Might have had something to do with the rewritting of the subtitles that bleached all of the flavor out of the dialogue. They’re planning on a re-release with the original theatrical subs sometime, so they say.

  12. Triple Option says:

    Got my taxes done! Looking for a Villanova win this evening. No one’s mentioned word one about the tourney, is this because of the lack of upsets, decreased number of mid majors invited or you just don’t care until final four? Ha! And of course I needn’t remind anyone that opening day is next week!
    So I’ve been in the bar by the theater at Westside Pavilion and I know there’s a bar inside the movie complex at The Bridge but I’ve never been compelled to indulge in these new movie experiences pre-movie. I don’t know if it has anything to do with being pissed at the rising price of a ticket and not wanting to feel like I got bent over the blackjack tables at the old Barbary Coast chasing split 9

  13. Hallick says:

    It’s weird. I’ve always felt like alcohol in a movie theater was sacreligious somehow. Like it would stain the child-like innocence of the experience.
    Which is also weird, since I spent a good deal of my childhood sneaking into movies like CHUD and Private School, when I wasn’t hunting for beers and water damaged porn magazines left by migrant workers in the nearby vineyards.
    Come to think of it, “child-like innocence” is one of the biggest oxymorons of all time. And migrant workers are AWESOME.

  14. mysteryperfecta says:

    “Come to think of it, “child-like innocence” is one of the biggest oxymorons of all time.”
    No, its not, its just eventually overwhelmed by youthful curiosity and adolescence.

  15. jeffmcm says:

    These days there are two theaters in Los Angeles that are good for drinking: the New Beverly and the Silent, mostly because they show things like all-day Dolph Lundgren marathons (New Beverly, Apr. 18) or insane Indonesian action/horror movies (Silent Theater, this Saturday).

  16. mutinyco says:

    Gene Anthony Ray is rolling in his grave:

  17. Blackcloud says:

    “Looking for a Villanova win this evening. No one’s mentioned word one about the tourney . . .”
    There’s never been much sports talk here. It comes up occasionally, but is always fleeting. (Nary a peep about Obama’s bracket, for example.) I’m not sure why that is. Maybe collectively we’re not into sports. Or maybe THB simply doesn’t lend itself to blabbing about spring training, the BCS, LeBron vs. Kobe, and so on. This is one of the best times of year for sports: NCAAS, MLB starting, hockey and NBA playoffs, the Masters, Champions League last 8, etc. Yay sports!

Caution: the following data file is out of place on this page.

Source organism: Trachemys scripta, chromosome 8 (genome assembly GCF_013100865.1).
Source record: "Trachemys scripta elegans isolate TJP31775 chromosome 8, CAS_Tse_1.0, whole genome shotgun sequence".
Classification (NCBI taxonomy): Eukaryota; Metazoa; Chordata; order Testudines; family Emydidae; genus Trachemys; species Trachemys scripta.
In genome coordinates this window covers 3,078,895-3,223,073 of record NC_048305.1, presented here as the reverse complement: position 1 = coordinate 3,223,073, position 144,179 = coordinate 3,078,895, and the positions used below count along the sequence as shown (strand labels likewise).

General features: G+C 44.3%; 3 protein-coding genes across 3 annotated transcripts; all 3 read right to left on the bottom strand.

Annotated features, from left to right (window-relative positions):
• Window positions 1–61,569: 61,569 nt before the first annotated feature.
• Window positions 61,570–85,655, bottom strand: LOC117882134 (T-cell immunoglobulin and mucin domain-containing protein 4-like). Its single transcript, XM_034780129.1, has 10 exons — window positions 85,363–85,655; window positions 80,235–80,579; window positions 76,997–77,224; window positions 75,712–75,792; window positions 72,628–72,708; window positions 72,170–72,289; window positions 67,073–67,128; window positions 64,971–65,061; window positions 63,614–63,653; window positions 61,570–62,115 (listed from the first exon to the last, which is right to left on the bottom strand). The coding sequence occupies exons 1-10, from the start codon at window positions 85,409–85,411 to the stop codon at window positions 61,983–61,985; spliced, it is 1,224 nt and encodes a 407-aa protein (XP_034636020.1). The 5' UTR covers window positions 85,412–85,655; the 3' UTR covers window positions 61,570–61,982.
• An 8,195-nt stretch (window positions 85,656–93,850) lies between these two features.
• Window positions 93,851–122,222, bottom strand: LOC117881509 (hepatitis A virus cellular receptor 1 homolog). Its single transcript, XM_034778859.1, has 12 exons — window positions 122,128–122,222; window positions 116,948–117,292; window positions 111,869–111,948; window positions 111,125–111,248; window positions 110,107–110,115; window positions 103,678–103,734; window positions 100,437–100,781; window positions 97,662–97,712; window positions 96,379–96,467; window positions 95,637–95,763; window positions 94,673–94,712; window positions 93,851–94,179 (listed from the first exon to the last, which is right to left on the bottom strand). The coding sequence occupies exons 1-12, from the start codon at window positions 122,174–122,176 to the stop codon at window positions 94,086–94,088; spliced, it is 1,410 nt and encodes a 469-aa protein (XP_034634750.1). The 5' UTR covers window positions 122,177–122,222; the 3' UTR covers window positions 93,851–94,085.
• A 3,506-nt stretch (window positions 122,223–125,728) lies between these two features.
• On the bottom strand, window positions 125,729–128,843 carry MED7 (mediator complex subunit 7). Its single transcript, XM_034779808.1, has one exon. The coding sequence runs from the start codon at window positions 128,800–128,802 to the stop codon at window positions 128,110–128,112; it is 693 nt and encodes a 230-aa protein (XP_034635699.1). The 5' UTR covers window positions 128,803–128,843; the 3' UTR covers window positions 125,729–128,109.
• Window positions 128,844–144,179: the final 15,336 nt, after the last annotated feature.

18. Eric says:

    What I’ve noticed when I drink before a movie is that I’ll then have no patience whatsoever if the movie can’t keep my attention. Normally I have a pretty high tolerance for mediocrity, but it’s gone when I’m coming down off a buzz.
    Sitting through The Darjeeling Limited this way was one of the longest moviegoing experiences of my life… and I once saw the Evil Dead trilogy on a triple bill.

  19. Triple Option says:

    Ahhh, Private School…Can’t say I remember it well but Phoebe Cates, God bless her. Reminds me of another Private School alum Sylvia Kristel who was also in Private Lessons. I was getting my wisdom teeth out like right at the start of summer vacation and I was in middle school at the time and since they were basically doing surgery to cut them out before they came in, they said I’d be out of it for a while and it’d be best if I lie still and watch some movies. If I’d even be able to stay awake.
    Well I gave the rents a long list of movies and didn’t say anything because half were R-rated and didn’t think they’d get them for me. Well, they got like 3 or 4 including Private Lessons, which I had never seen only heard about through other kids w/older siblings mentioned it. of course I had to see that. I put that on the list just as a long shot but no questions asked, they brought it home.